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The easiest way to win the hand isn't always the best play
By Fred Renzey | Daily Herald Columnist
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Published: 4/18/2008 12:22 AM

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Suppose in blackjack you've got a pair of 9s against the dealer's 2. If you just stay pat with your 18, you'll win the hand 56 percent of the time (after adjusting for pushes). But if you split the 9s, you'll win with each 9 only 54 percent of the time (adjusted again for pushes). So you tell me -- what's the right play?

The answer is -- you've gotta split 'em, because going 54/46 twice makes more money than going 56/44 once. Not only that, but sometimes you'll catch a deuce on one of your 9s and be a favorite to make even more money by doubling down!

This graphically illustrates that the play which provides your best chance to win the hand is not always the best play to make. It all depends upon how much money another alternative figures to win -- even though it may win less often.

Blackjack basic strategy takes all this into account when it tells you the correct way to play your hands. This principle comes into play in many of your situations. Another run-of-the-mill example is when you have 10 against the dealer's 8. Here, if you just hit you'll win 60 percent of the time. If you double down, you'll win only 57 percent of the time, because you won't be able to take a second hit if you buy a small card. But again, the play that wins less often makes more money (because you're doing it for twice the amount), so double down you must!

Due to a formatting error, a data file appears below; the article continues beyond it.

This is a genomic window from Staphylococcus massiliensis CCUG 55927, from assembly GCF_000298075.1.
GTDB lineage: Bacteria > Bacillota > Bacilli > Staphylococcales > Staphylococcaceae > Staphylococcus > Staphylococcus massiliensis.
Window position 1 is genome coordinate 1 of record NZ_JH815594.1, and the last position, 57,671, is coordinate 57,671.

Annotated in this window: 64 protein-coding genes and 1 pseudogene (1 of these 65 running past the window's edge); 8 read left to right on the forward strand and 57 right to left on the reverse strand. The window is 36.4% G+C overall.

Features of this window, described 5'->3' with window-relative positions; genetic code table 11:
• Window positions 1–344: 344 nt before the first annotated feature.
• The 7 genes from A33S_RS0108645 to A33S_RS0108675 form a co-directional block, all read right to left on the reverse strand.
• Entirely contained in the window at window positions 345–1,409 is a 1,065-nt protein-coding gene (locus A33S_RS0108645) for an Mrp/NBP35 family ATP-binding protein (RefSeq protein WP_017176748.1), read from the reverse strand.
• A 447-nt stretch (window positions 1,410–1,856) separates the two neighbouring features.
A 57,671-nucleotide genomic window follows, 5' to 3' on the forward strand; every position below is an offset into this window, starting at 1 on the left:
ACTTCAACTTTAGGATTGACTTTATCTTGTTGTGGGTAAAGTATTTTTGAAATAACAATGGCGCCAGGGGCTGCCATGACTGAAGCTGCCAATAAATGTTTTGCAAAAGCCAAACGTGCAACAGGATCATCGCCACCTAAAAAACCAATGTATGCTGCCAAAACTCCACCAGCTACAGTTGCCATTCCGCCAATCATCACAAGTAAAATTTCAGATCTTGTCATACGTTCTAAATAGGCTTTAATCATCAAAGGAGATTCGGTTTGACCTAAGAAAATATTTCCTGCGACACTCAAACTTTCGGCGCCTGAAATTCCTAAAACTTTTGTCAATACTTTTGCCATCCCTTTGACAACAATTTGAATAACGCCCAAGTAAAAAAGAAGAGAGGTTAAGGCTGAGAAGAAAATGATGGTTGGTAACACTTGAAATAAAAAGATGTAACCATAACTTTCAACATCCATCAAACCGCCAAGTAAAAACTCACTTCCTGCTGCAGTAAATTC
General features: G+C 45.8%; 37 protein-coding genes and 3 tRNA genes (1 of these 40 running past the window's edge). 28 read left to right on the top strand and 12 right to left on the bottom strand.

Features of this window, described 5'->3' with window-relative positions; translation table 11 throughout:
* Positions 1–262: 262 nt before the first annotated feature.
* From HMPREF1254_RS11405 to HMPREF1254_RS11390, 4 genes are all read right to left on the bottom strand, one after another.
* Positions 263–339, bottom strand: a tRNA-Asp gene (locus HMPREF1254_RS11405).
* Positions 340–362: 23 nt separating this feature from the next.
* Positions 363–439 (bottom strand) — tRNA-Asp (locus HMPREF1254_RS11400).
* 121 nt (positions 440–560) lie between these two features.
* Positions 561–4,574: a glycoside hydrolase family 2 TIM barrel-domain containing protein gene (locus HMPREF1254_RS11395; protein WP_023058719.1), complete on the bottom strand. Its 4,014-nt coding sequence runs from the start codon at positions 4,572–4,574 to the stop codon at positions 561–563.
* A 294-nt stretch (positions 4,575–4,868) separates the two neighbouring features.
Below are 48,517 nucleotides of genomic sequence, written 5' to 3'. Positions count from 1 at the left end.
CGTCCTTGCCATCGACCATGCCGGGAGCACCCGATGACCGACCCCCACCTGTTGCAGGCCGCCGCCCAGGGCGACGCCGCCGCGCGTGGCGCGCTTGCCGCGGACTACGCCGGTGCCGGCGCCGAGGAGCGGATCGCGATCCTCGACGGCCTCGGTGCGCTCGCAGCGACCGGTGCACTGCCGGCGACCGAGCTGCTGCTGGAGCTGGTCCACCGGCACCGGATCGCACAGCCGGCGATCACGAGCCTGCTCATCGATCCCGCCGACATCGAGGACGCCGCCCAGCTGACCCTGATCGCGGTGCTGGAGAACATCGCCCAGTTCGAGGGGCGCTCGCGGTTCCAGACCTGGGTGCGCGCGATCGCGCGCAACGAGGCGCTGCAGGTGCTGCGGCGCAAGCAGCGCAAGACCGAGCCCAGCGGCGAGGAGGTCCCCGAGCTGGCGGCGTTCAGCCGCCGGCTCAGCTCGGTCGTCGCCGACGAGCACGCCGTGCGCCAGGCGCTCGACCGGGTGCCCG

If it seems to you like splitting some pairs and doubling down with some hands is more risky than taking the "safe" way out -- that's because it is. But you can't turn your back on these optimizing opportunities or you'll have no chance at blackjack.

Doubling for less: This brings up an excellent opportunity to illustrate the reason why you should never double down for less than the maximum amount. Take the hand above where you've got 10 against an 8. Doubling down changes two things about your hand.

The first is that you get to increase your bet after you've already seen your cards. This, of course, is to your advantage.

The second is that you can take one, and only one, hit. This is to the house's advantage because it usually lowers the win percentage on your hand. Now, why give up the right to take as many hits as you want in exchange for raising your bet -- if you don't raise your bet as much as you can?

Let me show you what happens when you bet $20 and have that 10 against an 8. Hitting your hand 100 times, you go 60/40 to net a $400 profit. Doubling down for $40 total, you go 57/43 to win $560 -- a definite improvement. But if you doubled for less by putting just an extra $5 chip next to your original $20 bet, you'd again go 57/43, but would win only $350! You'd have made more money by just taking a hit! All you did was find a creative way to reduce the natural profit on your hand.

If you learn nothing else from reading this article, please learn this one thing -- never, ever double down for less!

But wait! We're still not done with maximizing profits by winning less often. There's still one more type of hand that makes more money if you gamble with it rather than take the safe way out. Can you name the hand?

It's when you have blackjack against a dealer's Ace. There, your $20 bet will win $20 13 out of 13 times for a $260 profit if you take Even Money. But if you just gamble that the dealer doesn't have blackjack, you'll win $30 nine times, then push the other four and make $270. Passing up Even Money wins less often but makes more money.